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Moneylife » Personal Finance » Loans » Don’t go for fixed rate loans or extend loan tenors: Indiabulls

Don’t go for fixed rate loans or extend loan tenors: Indiabulls

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Moneylife Digital Team | 16/09/2011 06:14 PM | 

Indiabulls Housing Finance head explains that increasing the EMI is better than extending the loan tenor

The corporate sector had hoped otherwise, but the Reserve Bank of India (RBI) today hiked key interest rates by a further 25 basis points. This will likely make home and automobile loans still more expensive and realtors believe that property prices will go up further. In this situation, Sachin Chaudhary, business head of Indiabulls Housing Finance, has advised borrowers not to go for fixed-rate loans or to extend loan tenors.

"In a high rate scenario, try and increase your EMI if your pocket allows. Do not go for fixed rate loans, because the rates are expected to soften," Mr Chaudhary said. He also argued that it was preferable to keep the tenor constant than to pay a fixed amount of EMI. In the latter case, the interest increases significantly by the time the loan is repaid. "Don't increase the loan tenor," he said.

The Indiabulls Housing Finance head also explained that in the case of a fixed tenor the effective rate is much lower, because deductions on home loans result in tax benefits. He demonstrated this through an example: When the tenor is fixed for 180 months, and if rates are hiked by 0.25% with each successive EMI payment, even though the EMI amount on every Rs1 lakh increases, the overall increase in rate of interest after six successive hikes is 9%. However, when the EMI is fixed and the tenor keeps on increasing by even one month, after six extensions, the interest rate is increased by 22%.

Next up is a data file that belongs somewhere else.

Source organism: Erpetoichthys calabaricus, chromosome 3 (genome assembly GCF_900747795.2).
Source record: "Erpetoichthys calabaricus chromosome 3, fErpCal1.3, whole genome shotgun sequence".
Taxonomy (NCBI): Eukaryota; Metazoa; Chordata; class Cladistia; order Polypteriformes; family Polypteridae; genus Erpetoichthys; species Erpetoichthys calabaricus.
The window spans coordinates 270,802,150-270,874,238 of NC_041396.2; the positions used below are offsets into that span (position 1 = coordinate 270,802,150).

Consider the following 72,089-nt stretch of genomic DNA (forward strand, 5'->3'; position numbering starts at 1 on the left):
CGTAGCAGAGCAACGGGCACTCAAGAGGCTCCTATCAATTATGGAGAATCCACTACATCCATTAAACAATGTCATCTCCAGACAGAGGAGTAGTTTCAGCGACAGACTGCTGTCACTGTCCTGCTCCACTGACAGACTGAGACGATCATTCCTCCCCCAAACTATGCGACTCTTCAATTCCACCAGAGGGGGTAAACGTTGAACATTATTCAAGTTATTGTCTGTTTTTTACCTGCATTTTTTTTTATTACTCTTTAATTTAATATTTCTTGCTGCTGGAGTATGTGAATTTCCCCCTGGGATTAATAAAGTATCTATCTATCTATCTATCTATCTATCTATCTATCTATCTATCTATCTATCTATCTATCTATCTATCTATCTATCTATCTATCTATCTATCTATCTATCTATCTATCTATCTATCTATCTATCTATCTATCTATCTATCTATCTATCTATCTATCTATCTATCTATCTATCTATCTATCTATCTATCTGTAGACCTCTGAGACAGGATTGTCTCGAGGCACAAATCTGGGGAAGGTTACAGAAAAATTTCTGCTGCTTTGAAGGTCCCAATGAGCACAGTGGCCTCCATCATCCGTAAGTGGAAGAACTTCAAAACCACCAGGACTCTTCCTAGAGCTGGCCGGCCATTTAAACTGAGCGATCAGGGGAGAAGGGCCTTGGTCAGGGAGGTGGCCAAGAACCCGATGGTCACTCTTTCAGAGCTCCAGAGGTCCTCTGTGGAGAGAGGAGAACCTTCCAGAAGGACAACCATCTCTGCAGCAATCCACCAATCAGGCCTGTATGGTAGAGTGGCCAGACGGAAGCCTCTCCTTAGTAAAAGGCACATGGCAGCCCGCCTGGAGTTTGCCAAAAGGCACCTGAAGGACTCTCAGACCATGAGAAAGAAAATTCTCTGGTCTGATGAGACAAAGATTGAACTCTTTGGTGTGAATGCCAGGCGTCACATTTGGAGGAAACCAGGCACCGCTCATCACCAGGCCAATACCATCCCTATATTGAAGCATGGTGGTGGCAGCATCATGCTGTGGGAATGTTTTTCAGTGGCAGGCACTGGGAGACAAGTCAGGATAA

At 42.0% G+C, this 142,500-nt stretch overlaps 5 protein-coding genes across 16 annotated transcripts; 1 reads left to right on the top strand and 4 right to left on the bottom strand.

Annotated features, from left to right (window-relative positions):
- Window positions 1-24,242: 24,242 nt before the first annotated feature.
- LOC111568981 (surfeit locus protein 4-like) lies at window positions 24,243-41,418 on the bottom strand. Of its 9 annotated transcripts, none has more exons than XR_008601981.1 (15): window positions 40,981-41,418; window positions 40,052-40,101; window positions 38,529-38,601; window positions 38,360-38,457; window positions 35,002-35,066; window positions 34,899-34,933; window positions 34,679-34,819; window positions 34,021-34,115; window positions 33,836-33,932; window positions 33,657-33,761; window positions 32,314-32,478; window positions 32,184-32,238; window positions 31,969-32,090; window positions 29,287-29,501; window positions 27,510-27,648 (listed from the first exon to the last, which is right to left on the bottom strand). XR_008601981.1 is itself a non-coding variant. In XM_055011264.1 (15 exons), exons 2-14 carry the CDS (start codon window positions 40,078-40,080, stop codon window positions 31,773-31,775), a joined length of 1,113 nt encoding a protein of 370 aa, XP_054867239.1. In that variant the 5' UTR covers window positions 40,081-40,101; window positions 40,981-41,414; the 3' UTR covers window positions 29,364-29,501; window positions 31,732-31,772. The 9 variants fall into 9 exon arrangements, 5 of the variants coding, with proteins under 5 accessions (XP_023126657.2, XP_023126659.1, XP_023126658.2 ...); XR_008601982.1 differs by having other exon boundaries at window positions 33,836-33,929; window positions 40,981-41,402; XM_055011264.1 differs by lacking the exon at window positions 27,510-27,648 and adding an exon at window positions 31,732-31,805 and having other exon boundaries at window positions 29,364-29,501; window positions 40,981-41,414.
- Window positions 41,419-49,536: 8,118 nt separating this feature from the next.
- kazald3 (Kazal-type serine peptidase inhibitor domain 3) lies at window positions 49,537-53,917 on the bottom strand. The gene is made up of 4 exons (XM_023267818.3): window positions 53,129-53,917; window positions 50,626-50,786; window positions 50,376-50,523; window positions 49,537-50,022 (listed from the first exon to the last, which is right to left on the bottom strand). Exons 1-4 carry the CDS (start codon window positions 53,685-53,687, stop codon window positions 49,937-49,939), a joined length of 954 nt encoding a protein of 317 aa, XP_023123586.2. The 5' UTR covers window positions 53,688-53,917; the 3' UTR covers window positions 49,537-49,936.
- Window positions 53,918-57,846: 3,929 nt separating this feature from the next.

Mr Chaudhary advised that in the present situation, it was better to renegotiate the rate of interest rather than switch to another financial institution. He also said that prepayment was the best option, and a part prepayment could reduce the loan tenor up to 50%.

Most banks offer loans that have tenets of 'teaser loans', that is a fixed rate for the first few years and then at par with floating rate loans. Experts think that the interest rate hikes are nearing their peak, and a lock in for 3-5 years is not advisable. "In most cases, the fixed-floating hybrid loans favour the lender and not the buyer," said an analyst.

The RBI today announced a hike in interest rates, the 12th time it has increased rates since March 2010. Repo rate now stands at 8.25% and the reverse repo rate at 7.25%.

Indian Overseas Bank chairman and managing director M Narendra said, "I believe banks will wait till the month-end before taking a call on an interest rate hike." Bankers are of the opinion that the rate increase will be passed on to customers sooner than later.


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